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Overconfidence has long been noted by historians and political scientists as a major cause of war. However, the origins of such overconfidence, and sources of variation, remain poorly understood. Mounting empirical studies now show that mentally healthy people tend to exhibit psychological biases that encourage optimism, collectively known as 'positive illusions'. Positive illusions are thought to have been adaptive in our evolutionary past because they served to cope with adversity, harden resolve, or bluff opponents. Today, however, positive illusions may contribute to costly conflicts and wars. Testosterone has been proposed as a proximate mediator of positive illusions, given its role in promoting dominance and challenge behaviour, particularly in men. To date, no studies have attempted to link overconfidence, decisions about war, gender, and testosterone. Here we report that, in experimental wargames: (i) people are overconfident about their expectations of success; (ii) those who are more overconfident are more likely to attack; (iii) overconfidence and attacks are more pronounced among males than females; and (iv) testosterone is related to expectations of success, but not within gender, so its influence on overconfidence cannot be distinguished from any other gender specific factor. Overall, these results constitute the first empirical support of recent theoretical work linking overconfidence and war.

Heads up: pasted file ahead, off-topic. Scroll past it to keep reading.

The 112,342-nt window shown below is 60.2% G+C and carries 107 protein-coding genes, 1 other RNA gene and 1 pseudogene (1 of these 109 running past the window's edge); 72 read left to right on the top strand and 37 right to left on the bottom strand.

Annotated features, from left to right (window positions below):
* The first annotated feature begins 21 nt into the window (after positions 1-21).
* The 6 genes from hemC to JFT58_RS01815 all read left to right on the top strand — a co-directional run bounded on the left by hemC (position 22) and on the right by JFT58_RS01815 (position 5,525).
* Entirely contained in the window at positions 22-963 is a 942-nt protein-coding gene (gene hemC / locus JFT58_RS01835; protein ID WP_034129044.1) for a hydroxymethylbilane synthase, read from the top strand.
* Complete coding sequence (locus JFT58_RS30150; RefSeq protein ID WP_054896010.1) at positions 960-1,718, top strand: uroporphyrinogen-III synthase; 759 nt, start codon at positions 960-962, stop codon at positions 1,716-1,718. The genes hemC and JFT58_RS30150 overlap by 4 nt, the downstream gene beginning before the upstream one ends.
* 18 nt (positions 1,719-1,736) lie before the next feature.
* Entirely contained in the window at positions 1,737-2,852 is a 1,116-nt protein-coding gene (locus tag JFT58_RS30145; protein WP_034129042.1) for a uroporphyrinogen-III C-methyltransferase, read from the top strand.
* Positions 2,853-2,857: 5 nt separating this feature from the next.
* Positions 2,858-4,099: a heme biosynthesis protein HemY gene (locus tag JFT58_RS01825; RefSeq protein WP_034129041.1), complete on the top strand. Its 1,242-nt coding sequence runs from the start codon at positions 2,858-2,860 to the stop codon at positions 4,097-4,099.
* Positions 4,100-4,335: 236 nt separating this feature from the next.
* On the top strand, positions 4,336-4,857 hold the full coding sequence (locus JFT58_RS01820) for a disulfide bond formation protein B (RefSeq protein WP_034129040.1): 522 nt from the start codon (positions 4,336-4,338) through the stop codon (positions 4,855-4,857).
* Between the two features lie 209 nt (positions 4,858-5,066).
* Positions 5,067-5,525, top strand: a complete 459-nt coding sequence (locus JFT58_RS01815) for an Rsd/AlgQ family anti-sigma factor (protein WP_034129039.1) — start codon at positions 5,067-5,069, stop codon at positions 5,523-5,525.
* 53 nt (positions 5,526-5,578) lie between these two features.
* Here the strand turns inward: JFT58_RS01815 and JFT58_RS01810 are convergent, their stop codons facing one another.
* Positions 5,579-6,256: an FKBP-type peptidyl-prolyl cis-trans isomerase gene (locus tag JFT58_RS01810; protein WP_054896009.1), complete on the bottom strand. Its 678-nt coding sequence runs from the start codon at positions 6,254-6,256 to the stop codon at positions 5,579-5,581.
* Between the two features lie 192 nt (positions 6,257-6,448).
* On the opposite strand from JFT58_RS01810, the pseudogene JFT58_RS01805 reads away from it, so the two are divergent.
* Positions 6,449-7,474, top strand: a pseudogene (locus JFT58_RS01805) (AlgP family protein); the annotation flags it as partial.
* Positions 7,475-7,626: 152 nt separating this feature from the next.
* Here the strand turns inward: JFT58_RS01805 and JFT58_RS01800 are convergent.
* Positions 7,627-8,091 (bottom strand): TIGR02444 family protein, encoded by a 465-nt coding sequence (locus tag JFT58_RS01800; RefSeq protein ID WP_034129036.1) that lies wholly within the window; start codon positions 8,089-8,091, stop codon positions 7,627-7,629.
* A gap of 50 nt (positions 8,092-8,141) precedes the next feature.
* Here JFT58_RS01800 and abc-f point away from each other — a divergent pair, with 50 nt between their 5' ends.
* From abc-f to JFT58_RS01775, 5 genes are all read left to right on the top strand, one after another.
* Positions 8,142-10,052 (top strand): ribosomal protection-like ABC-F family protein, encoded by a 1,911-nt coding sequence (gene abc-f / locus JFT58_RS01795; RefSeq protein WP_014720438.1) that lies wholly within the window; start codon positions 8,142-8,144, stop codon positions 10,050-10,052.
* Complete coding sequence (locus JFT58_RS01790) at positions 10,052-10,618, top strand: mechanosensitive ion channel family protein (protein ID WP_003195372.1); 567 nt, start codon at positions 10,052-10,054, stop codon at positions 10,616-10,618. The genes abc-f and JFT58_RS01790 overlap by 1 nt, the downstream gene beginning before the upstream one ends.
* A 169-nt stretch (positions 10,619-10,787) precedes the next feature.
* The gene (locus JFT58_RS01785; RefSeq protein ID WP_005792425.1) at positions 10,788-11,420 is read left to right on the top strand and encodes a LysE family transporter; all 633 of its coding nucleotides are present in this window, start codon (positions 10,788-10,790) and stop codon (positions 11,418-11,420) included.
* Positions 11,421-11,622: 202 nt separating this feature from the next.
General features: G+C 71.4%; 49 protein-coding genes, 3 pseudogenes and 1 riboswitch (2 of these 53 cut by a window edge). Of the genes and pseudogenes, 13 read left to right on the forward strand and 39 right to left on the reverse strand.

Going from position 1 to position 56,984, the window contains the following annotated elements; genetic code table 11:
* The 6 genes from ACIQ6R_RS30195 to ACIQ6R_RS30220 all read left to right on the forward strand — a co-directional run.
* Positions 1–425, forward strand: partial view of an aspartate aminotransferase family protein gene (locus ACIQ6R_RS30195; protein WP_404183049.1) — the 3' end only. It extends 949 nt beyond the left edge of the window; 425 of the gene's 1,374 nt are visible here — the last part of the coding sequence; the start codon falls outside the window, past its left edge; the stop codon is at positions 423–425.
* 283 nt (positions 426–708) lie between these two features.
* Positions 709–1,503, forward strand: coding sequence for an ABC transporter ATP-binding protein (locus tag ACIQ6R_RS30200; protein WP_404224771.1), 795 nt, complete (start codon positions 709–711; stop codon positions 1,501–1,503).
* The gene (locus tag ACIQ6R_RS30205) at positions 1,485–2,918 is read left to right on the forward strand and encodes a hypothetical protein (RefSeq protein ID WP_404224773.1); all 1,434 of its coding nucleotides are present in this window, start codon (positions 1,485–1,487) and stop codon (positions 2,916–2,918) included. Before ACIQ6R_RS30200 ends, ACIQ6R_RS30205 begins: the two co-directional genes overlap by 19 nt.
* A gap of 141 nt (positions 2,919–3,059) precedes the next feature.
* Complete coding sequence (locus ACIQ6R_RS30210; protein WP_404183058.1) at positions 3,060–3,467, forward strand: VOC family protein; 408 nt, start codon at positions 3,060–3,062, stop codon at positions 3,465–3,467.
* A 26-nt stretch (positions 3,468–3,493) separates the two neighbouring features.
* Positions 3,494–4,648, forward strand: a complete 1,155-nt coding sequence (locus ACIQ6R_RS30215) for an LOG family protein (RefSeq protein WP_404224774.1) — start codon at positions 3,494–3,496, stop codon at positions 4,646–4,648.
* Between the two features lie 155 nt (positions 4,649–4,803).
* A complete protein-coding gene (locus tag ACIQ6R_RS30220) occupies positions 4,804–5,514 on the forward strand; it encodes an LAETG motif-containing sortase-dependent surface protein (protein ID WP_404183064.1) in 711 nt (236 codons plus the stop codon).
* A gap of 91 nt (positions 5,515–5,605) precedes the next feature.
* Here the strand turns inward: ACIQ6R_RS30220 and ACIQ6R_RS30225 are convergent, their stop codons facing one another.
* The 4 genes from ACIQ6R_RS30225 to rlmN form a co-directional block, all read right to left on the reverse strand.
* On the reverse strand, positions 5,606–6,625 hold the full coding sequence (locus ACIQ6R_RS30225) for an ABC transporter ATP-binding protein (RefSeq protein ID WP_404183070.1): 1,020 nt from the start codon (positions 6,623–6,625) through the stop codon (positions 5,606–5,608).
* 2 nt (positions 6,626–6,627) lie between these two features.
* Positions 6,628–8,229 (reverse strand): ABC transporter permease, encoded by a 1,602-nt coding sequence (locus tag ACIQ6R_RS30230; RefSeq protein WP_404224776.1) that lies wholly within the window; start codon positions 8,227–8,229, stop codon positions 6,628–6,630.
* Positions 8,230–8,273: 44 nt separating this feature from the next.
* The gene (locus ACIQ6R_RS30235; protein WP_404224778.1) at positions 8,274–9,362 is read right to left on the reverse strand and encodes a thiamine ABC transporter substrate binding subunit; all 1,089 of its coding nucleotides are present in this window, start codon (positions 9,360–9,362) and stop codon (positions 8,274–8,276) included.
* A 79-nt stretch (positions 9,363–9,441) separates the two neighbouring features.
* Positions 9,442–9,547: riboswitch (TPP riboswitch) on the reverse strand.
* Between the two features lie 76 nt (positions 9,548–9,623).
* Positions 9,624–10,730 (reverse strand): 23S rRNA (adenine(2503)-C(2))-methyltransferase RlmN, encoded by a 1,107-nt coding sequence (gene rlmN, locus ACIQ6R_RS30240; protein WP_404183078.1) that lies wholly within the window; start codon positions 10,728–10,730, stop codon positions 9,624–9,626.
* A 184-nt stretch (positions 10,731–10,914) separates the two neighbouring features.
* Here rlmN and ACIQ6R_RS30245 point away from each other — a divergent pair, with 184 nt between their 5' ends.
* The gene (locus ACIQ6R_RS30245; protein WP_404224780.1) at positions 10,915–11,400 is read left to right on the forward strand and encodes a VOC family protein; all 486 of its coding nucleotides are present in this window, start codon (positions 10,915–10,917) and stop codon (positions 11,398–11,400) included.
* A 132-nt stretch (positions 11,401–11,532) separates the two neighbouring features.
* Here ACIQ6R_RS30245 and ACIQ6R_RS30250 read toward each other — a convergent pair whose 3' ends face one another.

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Placebo-induced expectancies have been shown to decrease pain in a manner reversible by opioid antagonists, but little is known about the central brain mechanisms of opioid release during placebo treatment. This study examined placebo effects in pain by using positron-emission tomography with [¹¹C]carfentanil, which measures regional μ-opioid receptor availability in vivo. Noxious thermal stimulation was applied at the same temperature for placebo and control conditions. Placebo treatment affected endogenous opioid activity in a number of predicted μ-opioid receptor-rich regions that play central roles in pain and affect, including periaqueductal gray and nearby dorsal raphe and nucleus cuneiformis, amygdala, orbitofrontal cortex, insula, rostral anterior cingulate, and lateral prefrontal cortex. These regions appeared to be subdivided into two sets, one showing placebo-induced opioid activation specific to noxious heat and the other showing placebo-induced opioid reduction during warm stimulation in anticipation of pain. These findings suggest that a mechanism of placebo analgesia is the potentiation of endogenous opioid responses to noxious stimuli. Opioid activity in many of these regions was correlated with placebo effects in reported pain. Connectivity analyses on individual differences in endogenous opioid system activity revealed that placebo treatment increased functional connectivity between the periaqueductal gray and rostral anterior cingulate, as hypothesized a priori, and also increased connectivity among a number of limbic and prefrontal regions, suggesting increased functional integration of opioid responses. Overall, the results suggest that endogenous opioid release in core affective brain regions is an integral part of the mechanism whereby expectancies regulate affective and nociceptive circuits. • neuroimaging • periaqueductal gray • expectancy • affective neuroscience